The Len Evans
THEORY OF CAPACITY
1. There is an awful lot of wine in the world, but there is also a lot of awful wine.
2. No sensible person drinks to excess. Therefore any one person can drink only a certain predictable amount.
3. There are countless flavours, nuances, shades of wine; endless varieties, regions, styles. You have neither the time nor the capacity to drink them all.
4. To make the most of the time left to you, you must start by calculating your future capacity. One bottle of wine a day is 365 bottles a year. If your life expectancy is another thirty years, there are only 10,000-odd bottles ahead of you.
5. People who say, “You can’t drink the good stuff all the time” are talking rubbish. You must drink good stuff all the time. Every time you drink a bottle of inferior wine it’s like smashing a superior bottle against the wall. The pleasure is lost forever. You can’t get the bottle back.
6. There are people who build up huge cellars, most of which they have no hope of drinking. They are foolish in overestimating their capacity, but they err on the right side and their friends love them.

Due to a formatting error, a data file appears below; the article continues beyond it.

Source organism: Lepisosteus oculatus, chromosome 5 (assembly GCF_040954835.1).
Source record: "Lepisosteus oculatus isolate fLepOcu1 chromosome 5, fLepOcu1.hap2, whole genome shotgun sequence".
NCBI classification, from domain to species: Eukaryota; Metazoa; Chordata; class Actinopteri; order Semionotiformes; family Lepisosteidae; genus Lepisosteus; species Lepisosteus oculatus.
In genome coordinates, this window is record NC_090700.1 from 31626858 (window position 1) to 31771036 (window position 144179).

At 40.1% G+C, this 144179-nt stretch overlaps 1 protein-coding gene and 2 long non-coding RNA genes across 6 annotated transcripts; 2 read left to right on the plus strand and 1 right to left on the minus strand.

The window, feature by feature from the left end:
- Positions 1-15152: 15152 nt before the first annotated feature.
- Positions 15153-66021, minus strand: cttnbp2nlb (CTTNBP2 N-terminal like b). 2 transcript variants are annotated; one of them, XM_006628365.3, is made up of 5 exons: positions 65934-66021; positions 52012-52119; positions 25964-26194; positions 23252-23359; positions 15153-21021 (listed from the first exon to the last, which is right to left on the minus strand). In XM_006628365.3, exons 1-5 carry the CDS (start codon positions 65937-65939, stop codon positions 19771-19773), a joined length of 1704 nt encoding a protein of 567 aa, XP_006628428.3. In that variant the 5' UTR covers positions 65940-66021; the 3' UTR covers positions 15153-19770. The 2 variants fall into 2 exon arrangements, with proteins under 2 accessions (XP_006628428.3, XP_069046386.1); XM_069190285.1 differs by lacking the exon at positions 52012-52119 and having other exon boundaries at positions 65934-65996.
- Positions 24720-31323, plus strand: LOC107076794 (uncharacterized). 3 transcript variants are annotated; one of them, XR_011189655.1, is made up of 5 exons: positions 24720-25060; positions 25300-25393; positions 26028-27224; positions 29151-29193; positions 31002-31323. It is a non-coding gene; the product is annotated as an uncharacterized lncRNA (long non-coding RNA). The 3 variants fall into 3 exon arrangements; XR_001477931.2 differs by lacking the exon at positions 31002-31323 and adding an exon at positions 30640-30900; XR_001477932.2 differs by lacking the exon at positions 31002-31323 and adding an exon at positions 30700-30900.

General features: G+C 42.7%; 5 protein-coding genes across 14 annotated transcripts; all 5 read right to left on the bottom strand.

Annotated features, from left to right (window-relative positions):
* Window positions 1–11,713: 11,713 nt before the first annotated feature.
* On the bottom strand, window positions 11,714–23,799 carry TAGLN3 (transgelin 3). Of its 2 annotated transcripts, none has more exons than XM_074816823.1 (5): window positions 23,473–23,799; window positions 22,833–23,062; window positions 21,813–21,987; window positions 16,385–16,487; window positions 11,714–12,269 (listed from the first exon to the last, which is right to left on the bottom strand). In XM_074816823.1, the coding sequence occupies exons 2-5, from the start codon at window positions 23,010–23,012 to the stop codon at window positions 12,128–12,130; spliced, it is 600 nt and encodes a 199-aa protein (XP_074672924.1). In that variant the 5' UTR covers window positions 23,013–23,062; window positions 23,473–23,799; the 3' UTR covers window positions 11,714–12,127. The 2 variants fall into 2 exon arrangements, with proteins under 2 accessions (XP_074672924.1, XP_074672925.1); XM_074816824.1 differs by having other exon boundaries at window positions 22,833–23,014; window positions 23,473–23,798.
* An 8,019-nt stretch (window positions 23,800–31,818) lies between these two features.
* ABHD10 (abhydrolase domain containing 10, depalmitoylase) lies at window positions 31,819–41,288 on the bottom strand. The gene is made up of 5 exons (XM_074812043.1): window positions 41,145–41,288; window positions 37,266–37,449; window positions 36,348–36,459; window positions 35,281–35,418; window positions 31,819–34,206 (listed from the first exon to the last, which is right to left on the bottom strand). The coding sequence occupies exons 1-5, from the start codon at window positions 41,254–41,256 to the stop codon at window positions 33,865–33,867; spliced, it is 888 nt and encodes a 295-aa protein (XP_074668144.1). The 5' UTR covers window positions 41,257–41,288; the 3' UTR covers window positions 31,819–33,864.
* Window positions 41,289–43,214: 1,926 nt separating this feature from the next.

7. There are also people who don’t want to drink good wine and are happy with the cheapies. I forgive them. There are others who are content with beer and spirits. I can’t worry about everybody.
8. Wine is not meant to be enjoyed merely for its own sake, it is the key to love and laughter with friends, to the enjoyment of food and beauty and humour and art and music. It rewards us far beyond its cost.
9. What part is wine of your life? Ten per centum? Then ten per centum of your income should be spent on wine.
10. The principles of the theory should be applied to other parts of life. A disciple of the theory kissed a beautiful young lady, who demurred. He was aghast and said, “Don’t get the wrong idea. I’ve worked out that I can make love only another 1,343 times… and I’m bloody sure I’m not wasting one on you.”
RIP Len Evans (1930-2006)